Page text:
9 Pinstripe Bowl subplots in Iowa vs. Boston College matchup

Chad Leistikow
Hawk Central

IOWA CITY, Ia. — We know Iowa is headed to New York City to face Boston College in the Dec. 27 Pinstripe Bowl at Yankee Stadium.

We know that the primary storyline for the 7-5 Hawkeyes is ending a five-game bowl losing streak.

We know the Eagles’ defensive coordinator is Jim Reid, the former Iowa linebackers coach who began the grooming process of Josey Jewell, Ben Niemann and Bo Bower.

Boston College running back AJ Dillon (2) racked up 1,099 rushing yards in the Eagles' final six games.

But what about some of the other subplots for the Hawkeyes this December?

Here are nine of them. (Why nine? Because is there any better number for a game being played on a baseball field?)

Akrum’s fitting finish

Akrum Wadley returned to Iowa instead of turning pro for his senior season. The Newark, New Jersey, native now gets to play his final game as a Hawkeye near home.

The Hawkeye program’s first back-to-back 1,000-yard rusher since Fred Russell in 2002 and 2003 says he’ll have lots of supportive family in attendance.

“Some of my aunties — one of them is scared to fly, another wouldn’t drive (to Iowa),” Wadley said. “I know they all going to be at this game. This is my last game as a Hawkeye. It’s going to be a real opportunity.”

Wadley (5-foot-11, 195 pounds) has a chance to statistically surpass one of Iowa’s all-time great running backs, Tavian Banks. Wadley (2,784 rushing yards, 34 total touchdowns) needs 193 rushing yards to match Banks’ No. 4-in-school-history career total of 2,977 and is two touchdowns shy of Banks’ school record of 36.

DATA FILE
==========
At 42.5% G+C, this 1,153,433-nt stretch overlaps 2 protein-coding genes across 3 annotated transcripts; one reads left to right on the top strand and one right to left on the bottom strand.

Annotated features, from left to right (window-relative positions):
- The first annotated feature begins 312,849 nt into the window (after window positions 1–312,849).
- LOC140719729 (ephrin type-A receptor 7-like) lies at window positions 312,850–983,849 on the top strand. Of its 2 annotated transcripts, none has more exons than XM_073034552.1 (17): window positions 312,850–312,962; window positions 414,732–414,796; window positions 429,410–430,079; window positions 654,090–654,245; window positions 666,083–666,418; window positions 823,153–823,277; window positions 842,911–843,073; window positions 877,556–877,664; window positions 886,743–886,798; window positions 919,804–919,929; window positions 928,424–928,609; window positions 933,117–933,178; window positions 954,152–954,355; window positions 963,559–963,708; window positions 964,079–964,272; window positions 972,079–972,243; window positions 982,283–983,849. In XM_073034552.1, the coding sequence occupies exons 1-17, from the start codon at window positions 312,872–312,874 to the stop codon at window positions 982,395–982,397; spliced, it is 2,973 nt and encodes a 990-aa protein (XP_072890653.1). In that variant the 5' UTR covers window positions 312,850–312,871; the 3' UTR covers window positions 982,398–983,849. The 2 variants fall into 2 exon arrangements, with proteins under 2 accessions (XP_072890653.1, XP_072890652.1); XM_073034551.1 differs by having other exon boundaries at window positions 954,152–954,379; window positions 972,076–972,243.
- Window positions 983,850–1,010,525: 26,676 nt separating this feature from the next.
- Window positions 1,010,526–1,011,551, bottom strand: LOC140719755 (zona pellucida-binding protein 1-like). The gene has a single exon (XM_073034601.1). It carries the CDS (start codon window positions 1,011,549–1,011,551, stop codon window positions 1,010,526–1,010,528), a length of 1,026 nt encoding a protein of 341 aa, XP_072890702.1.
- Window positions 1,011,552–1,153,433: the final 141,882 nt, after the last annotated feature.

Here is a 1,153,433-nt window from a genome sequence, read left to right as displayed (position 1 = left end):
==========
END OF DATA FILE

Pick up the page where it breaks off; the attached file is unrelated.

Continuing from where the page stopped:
His goal in the Bronx? “End the season with my best performance.”

Catching Hayden

Kirk Ferentz has quietly and steadily gotten to within one win of Hall of Fame coach Hayden Fry’s school-record 143 wins at Iowa.

Ferentz enters the Boston College matchup with a 142-97 mark in 19 seasons. Fry, Ferentz’s predecessor, went 143-89-6 in his 20 seasons here.

It’s a milestone that Ferentz, 62, was recently made aware of. Obviously, he’ll surpass Fry at some point; he’s signed at Iowa through the 2025 season.

But he deflected the importance behind a possible 143rd win.

“You know, I'd like to send all of our seniors out with a win, first and foremost,” Ferentz said. “That's one of many benefits of winning the bowl game. That's a good starting point right there.”

How many Hawk fans?

It’ll be interesting to see how much black-and-gold will show up inside Yankee Stadium. The university’s ticket allotment is 7,500, with prices ranging from $55 (bleachers) to $140 (field level).

Iowa athletics director Gary Barta touted some 20,000 alums within a short drive to New York. The weather (expect temperatures to be in the mid-30s), the timing of Christmas and the expense of the Big Apple — it’s tough finding a one-bed hotel room in Manhattan for under $250 a night — present a challenge that Barta understands.